The two top figures in the Church of England have attacked the government over rising inequality and warned that society has turned to "rampant consumerism and individualism".
Archbishop of York Dr John Sentamu said the country has faced a "deep, deep economic crisis" during the David Cameron's premiership and claimed inequality had left people on "poverty wages".
The political intervention comes as Sentamu launched his new book called On Rock Or Sand?.
The collection of essays also includes a contribution from the Archbishop of Canterbury Justin Welby.
Sentamu explained that the book addresses "crucial questions" about the way the UK is governed.
"It is about building firm foundations for Britain's future and setting out the essential values we need to build a just, sustainable and compassionate society in which we can all participate and flourish," he said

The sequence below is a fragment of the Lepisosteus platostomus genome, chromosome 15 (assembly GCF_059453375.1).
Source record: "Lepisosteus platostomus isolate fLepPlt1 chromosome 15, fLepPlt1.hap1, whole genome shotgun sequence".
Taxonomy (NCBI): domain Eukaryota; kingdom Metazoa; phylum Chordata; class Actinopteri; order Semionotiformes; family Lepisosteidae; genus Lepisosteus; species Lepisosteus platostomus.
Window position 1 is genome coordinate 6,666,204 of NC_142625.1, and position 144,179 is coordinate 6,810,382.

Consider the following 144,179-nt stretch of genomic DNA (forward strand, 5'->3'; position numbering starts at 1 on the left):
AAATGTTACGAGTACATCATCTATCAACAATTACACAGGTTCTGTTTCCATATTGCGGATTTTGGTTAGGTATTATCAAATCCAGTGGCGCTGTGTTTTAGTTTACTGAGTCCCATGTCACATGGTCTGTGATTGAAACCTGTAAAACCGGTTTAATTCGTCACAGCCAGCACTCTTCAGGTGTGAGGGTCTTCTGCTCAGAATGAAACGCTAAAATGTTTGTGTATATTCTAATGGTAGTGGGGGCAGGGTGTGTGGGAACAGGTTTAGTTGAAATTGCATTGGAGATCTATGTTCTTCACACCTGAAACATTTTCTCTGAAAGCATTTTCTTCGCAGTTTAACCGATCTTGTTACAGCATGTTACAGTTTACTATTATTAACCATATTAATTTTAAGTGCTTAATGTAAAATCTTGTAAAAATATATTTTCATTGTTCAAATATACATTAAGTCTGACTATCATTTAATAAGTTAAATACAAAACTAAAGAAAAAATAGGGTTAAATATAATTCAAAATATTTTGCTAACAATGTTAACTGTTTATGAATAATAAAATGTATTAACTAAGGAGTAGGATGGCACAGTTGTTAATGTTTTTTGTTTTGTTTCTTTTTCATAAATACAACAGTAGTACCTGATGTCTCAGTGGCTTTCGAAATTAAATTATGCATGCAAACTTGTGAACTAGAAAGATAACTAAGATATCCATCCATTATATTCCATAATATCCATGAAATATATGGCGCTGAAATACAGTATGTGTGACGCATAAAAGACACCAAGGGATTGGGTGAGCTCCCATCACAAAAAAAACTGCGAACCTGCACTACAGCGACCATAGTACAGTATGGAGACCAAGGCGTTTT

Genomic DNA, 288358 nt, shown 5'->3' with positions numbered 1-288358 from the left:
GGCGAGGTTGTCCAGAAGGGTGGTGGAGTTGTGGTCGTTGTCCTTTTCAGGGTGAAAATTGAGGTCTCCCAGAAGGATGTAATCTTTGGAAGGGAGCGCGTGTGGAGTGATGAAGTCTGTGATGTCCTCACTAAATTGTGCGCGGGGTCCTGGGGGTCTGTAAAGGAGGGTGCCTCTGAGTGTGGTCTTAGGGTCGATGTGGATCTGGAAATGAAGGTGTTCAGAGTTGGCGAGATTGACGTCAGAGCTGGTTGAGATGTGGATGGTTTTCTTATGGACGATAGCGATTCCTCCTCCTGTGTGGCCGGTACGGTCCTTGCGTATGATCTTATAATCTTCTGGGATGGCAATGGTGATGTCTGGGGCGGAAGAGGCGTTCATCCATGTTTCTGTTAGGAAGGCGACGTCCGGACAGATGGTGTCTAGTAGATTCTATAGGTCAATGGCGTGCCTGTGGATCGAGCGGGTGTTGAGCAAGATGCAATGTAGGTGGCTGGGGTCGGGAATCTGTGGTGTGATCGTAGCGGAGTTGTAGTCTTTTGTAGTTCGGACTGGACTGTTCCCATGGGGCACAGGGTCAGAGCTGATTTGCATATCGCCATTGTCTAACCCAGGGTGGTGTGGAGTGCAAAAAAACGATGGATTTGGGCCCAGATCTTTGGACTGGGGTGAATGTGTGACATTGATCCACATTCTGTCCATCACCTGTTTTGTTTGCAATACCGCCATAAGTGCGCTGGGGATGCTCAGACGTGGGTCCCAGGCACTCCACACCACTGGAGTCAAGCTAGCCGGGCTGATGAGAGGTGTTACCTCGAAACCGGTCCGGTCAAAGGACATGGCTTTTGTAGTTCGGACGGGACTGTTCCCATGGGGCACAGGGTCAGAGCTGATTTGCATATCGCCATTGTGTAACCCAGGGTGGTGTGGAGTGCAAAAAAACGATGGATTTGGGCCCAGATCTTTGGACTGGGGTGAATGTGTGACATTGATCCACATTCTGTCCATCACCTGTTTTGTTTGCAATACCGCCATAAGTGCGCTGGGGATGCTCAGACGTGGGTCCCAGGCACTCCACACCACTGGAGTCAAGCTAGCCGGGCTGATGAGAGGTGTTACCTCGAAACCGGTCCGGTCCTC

"We need to rediscover the true meaning of the word economy - it means a household, a community whose members share responsibility for each other. The giant that must be slayed is income inequality - where some few have far too much and the many have too little."
Sentamu also warned of "rampant consumerism and individualism" citing the Black Friday sales as an example.
"This marrying of justice and self-interest is deeply unfashionable in a political scene where parties rush to outdo each other in enticing and beguiling the swing vote of Middle England not with a vision of justice but with appeals to individual preference, interest and consumer choice," he told the Daily Telegraph.
"If it is the survival of the fittest that's what I call living in the jungle and I don't want to live in the jungle - this is supposed to be a civilised society."
The comments come after the Church of England backed a report into food banks and food poverty in the UK.